Taksim Square: The escalation

The somewhat surreal peace that was hovering over Gezi Park was suddenly broken early on Tuesday morning (June 11) as the Police broke in to clear the Square. Tear gas and water cannons violently awoke the peaceful crowd that was about to start their day inside Gezi Park. 
Clashes followed, with some breaks during the afternoon that seemed to lead to a settlement of the issue. A peaceful demonstration got scheduled for the evening but very soon it turned for the worst: at 8:30 pm armored police cars showed up again, and with them came back water cannons, tear gas and pepper spray. All of a sudden people started running all over the place, more hastily and scarily than in the morning. They all wore gas masks and held bottles of water (or milk) to cope with the effects of the gases. The air was hard to breath, eyes would turn itchy after just a few seconds outdoors. 

It was the beginning of what has thus far been the harshest night of confrontation between the protesters and the police instructed by Prime Minister Erdogan.

 Around 8:15am we saw the first clouds of smoke rising from Taksim Square, following the police intervention.

 Shortly after the white ones came red clouds of pepper spray.

 The first clashes began

 and some protesters started responding,

and sparks of fire started twinkling in the air. 

Tensions kept rising. 

Clouds of gas bombs multiplied 

and reached further out of the Square. 

 Protesters, observers and passers-by started running away from Taksim

while a vast contingent of policemen started walking out of the Square
(A taxi driver I talked to shortly after told me there were some 5,000 policemen versus some 10,000 protesters.)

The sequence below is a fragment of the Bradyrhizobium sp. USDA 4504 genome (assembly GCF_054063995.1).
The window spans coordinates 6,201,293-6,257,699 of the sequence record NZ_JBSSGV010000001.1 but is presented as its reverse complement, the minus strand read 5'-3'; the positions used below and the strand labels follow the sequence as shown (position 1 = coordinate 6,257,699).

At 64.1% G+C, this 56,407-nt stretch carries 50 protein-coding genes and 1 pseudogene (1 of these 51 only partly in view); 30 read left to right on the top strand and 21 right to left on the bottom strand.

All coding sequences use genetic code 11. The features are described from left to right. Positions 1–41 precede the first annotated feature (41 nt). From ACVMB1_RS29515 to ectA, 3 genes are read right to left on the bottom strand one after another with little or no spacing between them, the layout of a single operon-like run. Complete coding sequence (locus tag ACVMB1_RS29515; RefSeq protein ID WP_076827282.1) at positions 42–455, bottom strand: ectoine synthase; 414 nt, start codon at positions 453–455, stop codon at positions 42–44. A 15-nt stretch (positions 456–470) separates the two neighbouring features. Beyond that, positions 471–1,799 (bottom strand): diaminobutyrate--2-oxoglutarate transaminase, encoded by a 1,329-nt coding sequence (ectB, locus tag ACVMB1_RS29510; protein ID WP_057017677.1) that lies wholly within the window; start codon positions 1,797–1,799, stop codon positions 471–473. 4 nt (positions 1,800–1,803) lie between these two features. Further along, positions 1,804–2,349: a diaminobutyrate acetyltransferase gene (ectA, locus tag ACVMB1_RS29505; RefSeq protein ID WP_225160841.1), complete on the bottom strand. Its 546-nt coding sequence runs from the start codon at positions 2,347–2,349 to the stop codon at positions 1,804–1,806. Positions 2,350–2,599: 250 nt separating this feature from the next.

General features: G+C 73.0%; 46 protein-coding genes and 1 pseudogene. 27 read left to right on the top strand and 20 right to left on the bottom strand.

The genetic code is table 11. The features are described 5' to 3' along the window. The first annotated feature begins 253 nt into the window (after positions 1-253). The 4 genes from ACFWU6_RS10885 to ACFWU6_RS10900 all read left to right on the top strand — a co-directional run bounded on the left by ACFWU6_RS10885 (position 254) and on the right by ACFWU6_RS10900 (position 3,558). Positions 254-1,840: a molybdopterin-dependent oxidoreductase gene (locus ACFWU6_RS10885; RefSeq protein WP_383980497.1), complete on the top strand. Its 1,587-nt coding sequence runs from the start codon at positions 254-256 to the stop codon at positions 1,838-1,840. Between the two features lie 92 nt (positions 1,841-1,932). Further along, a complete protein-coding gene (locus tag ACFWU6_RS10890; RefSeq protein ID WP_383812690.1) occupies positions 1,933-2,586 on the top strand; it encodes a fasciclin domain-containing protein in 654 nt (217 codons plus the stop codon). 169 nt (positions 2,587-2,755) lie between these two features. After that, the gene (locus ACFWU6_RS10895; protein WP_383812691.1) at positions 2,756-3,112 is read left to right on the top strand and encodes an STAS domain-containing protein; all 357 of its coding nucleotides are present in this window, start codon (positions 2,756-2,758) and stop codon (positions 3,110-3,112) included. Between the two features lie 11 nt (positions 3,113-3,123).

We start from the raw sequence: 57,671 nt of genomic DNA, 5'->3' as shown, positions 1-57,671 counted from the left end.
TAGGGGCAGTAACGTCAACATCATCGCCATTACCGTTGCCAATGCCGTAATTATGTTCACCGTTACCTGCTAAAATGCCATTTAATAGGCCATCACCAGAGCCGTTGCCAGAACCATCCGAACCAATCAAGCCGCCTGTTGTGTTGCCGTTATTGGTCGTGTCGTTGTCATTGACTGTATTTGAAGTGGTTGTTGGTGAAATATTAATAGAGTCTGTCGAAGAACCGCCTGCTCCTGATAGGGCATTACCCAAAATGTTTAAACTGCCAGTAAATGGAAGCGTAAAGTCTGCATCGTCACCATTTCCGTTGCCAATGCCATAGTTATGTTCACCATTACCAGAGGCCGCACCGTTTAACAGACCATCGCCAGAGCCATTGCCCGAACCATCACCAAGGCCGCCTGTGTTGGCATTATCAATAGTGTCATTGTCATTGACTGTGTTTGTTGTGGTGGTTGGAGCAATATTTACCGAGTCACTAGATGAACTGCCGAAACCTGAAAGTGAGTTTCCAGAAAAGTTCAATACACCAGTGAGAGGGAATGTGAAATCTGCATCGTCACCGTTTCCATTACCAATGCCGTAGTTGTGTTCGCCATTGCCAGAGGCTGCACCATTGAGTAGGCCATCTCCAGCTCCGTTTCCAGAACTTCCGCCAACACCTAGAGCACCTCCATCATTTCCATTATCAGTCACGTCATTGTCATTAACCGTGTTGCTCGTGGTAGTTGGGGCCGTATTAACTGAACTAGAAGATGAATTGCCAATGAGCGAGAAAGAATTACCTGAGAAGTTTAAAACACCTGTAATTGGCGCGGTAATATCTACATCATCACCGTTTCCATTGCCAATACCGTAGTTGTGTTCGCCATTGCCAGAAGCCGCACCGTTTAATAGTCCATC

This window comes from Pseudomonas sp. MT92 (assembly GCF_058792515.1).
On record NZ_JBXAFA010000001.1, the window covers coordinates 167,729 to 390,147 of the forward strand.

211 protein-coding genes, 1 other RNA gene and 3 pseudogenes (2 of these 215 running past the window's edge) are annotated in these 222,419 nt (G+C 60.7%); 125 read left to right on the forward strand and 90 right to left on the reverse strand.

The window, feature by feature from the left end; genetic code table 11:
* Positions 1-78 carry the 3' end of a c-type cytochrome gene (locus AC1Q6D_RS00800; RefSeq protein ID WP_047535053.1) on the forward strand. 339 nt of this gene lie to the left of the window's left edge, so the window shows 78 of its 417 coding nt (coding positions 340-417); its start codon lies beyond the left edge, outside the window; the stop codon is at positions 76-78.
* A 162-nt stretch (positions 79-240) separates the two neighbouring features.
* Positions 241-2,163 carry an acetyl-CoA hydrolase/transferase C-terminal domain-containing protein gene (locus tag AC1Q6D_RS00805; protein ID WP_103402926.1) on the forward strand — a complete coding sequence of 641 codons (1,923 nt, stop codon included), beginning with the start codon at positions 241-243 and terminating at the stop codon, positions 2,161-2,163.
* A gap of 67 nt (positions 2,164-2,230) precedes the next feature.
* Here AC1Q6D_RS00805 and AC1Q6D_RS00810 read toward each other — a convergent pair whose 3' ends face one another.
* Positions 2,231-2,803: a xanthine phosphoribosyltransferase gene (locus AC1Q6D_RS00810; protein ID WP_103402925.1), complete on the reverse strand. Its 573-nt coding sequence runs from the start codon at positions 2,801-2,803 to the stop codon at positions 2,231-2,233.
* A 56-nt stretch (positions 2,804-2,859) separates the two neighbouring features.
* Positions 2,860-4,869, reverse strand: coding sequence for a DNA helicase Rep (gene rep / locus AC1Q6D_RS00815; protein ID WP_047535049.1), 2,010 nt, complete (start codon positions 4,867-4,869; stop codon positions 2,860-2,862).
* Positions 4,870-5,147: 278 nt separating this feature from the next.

moving into nearby roads 

 patrolling side-roads

in what looked more like a manhunt. 

Later in the afternoon, while driving from the old city back to Taksim Square, dark big clouds were seen from a distance.

Getting closer to the Square, it was clear that the situation hadn’t calmed down yet. We stopped by to purchase gas masks and kept on our sunglasses as it was hard to breathe and our eyes got very itchy due to the tear gases in the air. 

 All of a sudden at about 8:35pm the situation escalated: everyone hurried away from Taksim Square

 keeping on their gas masks and carrying water against the gas.

 Those with water stopped by to help their peers who were having troubles with tear gas.

 More and more tear gases were fired by the police, increasingly targeting areas beyond the Square, getting right by our apartment window.

 Taxis – that usually lined up in queues around the Square – quickly ran away,

and so did those who were in the Square and neighborhoods. 
In less than 15 minutes the whole area was suddenly empty: no car and people were to be seen, while clouds of smoke mushroomed around.

My flight was due in 3 hours, while my family was to leave the day after. 
With the air becoming unbearable inside the apartment, taxis having left and no indication that things would calm down anytime soon, we decided to leave right away. We packed our staff, locked the apartment, put on our gas masks and sun glasses, rubbed some tiger balm under our nose (I had read it helps against tear gas and the likes – God bless tiger balm: How many times and in how many different circumstances has it rescued me!) and hit the road. No taxi was in sight but eventually we managed to stop one that was already occupied. The lady passenger was kind enough to take us onboard and thus the six of us departed, at full speed, the trunk wide open with too much luggage. 

A few hundred meters away from the Square, police squads were gathering around their armoured vehicles while everyone else, rigorously equipped with a gas mask, seemed to be getting ready to walk back to the Square.

That was the beginning of 8 hours of harsh clashes that unfolded in the night of June 11 to June 12, as Prime Minister Erdogan was declaredly “running out of patience”. 

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